In the first piece of this two-part series, we explored the relationship between our racial equity practice and our procurement practices, and some of the questions we continue to grapple with in our journey. In this piece, one staff member reflects on her experience of putting our commitment to racial equity into practice by changing the way we procure food, and shares what it really takes to shift norms and work differently.

Read Part I of our decolonizing lunch series.

Living Cities’ New York City and Washington, DC offices are both located in busy, downtown metropolitan neighborhoods where restaurant chains like Pret-a-Manger abound. These chain restaurants have the infrastructure and technology to facilitate easy ordering and delivery, and serve the many office buildings around them with so-called typical American fare. Customer service is consistent, delivery is generally punctual, and our staff members tend to be familiar with the dishes served.

Over the last year, we started looking for real-time opportunities to better align internally with our programmatic focus by supporting businesses owned by people of color. Staff members across the organization who were charged with securing lunch for various meetings and events began researching POC-owned restaurants and caterers.

We soon realized that perhaps the biggest challenge to diversifying our pool of food vendors would actually be finding restaurant owners and caterers of color. Google searches like “Black-owned restaurants nearby” yielded very limited results, so we tried work-arounds like “soul food” instead—working under the assumption that certain types of restaurants were more likely to be owned by POC. At times, we would call restaurants directly to inquire if the owner was a person of color, although asking, “Is this a Black-owned restaurant?” can be a bit awkward. Sometimes the person answering the phone did not even know the owner, let alone the owner’s race and ethnicity.

These encounters led to even more questions: What do we mean by vendors of color? African-American? Chinese? Dominican? Does Italian count? Do we only want to support businesses owned by POC, or is it enough that a restaurant employs POC? What if there are two owners, and one is a POC and the other is white? Is POC even the right term to be using?!

Suffice it to say, shifting away from white institutional norms in even the simplest ways, like ordering food, was harder and required more additional labor than we expected. When Google didn’t yield enough results, I reached out to personal networks outside of work, and requested recommendations from staff and external partners. I searched hashtags like #blackcatering on Instagram, and slowly but surely began to get disciplined about doing the extra work required to consistently do business with caterers of color.

But the work didn’t end there! Before we began this shift, I tended to use apps and online services like GrubHub and UberEats to place orders, which made the transaction extremely convenient. I was able to secure food within 24 hours or less and even track the order. However, most POC caterers that I found independently are not listed on these apps, and there was no easy service to facilitate ordering and delivery. Efficiency was a challenge because oftentimes a single person, usually the owner of the company, had to buy, cook, deliver a farther distance, and manage payment for every order.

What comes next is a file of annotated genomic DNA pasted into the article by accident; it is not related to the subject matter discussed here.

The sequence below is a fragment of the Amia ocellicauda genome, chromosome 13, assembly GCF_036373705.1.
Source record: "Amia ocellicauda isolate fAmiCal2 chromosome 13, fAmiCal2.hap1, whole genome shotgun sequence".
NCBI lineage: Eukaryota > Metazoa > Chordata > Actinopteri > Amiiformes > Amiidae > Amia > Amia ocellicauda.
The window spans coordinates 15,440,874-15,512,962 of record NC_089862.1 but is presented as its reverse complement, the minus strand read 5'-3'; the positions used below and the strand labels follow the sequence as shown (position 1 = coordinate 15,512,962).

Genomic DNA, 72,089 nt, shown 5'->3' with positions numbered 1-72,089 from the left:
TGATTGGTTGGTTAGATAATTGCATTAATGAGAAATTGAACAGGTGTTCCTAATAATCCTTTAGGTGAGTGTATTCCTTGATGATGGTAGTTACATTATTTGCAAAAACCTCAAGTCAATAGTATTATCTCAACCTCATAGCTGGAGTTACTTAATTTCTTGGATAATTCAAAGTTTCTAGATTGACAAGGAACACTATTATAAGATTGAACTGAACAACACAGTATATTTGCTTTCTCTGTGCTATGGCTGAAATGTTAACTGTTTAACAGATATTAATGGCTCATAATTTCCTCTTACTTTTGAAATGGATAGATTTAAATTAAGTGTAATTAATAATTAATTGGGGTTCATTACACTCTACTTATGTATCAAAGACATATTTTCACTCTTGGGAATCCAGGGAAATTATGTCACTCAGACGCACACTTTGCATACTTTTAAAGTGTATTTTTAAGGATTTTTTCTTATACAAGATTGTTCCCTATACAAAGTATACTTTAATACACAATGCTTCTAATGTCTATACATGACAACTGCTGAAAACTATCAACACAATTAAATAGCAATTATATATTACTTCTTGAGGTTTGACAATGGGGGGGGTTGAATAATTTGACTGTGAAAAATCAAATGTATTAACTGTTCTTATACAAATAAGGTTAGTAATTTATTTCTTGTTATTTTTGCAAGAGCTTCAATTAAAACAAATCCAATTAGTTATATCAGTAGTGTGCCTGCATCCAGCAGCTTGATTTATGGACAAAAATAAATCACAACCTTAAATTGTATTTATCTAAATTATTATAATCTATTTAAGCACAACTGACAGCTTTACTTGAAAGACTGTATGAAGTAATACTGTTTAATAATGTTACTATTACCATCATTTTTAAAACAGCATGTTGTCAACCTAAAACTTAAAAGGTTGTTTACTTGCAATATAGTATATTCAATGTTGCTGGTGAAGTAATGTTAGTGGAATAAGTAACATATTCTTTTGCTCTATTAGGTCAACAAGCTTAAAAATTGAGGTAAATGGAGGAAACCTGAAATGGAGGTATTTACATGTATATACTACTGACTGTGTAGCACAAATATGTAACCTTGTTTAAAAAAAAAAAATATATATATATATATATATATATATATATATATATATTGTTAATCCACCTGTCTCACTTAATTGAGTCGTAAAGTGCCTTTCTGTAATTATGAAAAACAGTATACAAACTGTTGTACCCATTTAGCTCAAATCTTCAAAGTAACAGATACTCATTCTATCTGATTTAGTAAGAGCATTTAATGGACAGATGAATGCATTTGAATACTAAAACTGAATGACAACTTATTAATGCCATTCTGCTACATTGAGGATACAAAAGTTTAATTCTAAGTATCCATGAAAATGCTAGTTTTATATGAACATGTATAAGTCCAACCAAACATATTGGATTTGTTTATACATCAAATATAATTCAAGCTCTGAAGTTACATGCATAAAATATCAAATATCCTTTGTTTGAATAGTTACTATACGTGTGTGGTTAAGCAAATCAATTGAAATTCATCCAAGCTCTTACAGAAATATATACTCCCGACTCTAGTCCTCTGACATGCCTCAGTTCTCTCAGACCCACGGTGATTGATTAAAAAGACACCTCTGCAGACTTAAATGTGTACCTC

Staff also had to become accustomed to some changes. In many cases, meals were no longer individualized, but instead buffet-style. Several caterers specialized in vegan/gluten-free dishes, so those became the bulk of some of our lunches, rather than a side dish. Meat-eaters expanded their palates to incorporate vegetarian options. We shifted away from eating traditional American food like sandwiches and salads regularly, in exchange for an expanded menu of different flavors that represented multiple cultures and dietary needs.

Part of my job success depends on the flawless execution of events, including catering. The first time a vendor of color showed up 30 minutes late, or a staff member complained that the food was too spicy, I was inclined to default to the easier methods of securing lunch using the usual methods. Luckily, I was already learning that shifting away from white institutional norms requires innovation and intentional effort.

In order to shift the lunch ordering ‘system,’ I had to expand my approach and accept some growing pains. Supporting vendors of color may include not only extra time to locate them and procure their services– placing orders further in advance—but also better quality communication, and most importantly the compassion to allow for hiccups. As we move from the transactional to the transformational relationships needed to move equity work forward, I chose to work to understand challenges POC caterers face, and sometimes offer vendors a second opportunity to make the best impression. Since applying this approach, I have been met with customer service that is full of care, humanity and excellence. The food vendors of color who we have developed relationships with over the last year always go the extra mile to make sure all our needs are met!

Now, staff members look forward to learning each month about the people and companies behind our food, and tasting something new! Personally, as a gatekeeper of organizational dollars, I feel satisfaction knowing I am doing my part to support the creation of jobs, income and wealth for people of color, in line with our organizational mission.

For your convenience, some of my colleagues have compiled a list of tried and true caterers and restaurants owned or operated by people of color. The bulk of them are in NYC and Washington, DC, with a few added options in cities where we have worked. Next time you have a company event, we hope this resource can be useful for you.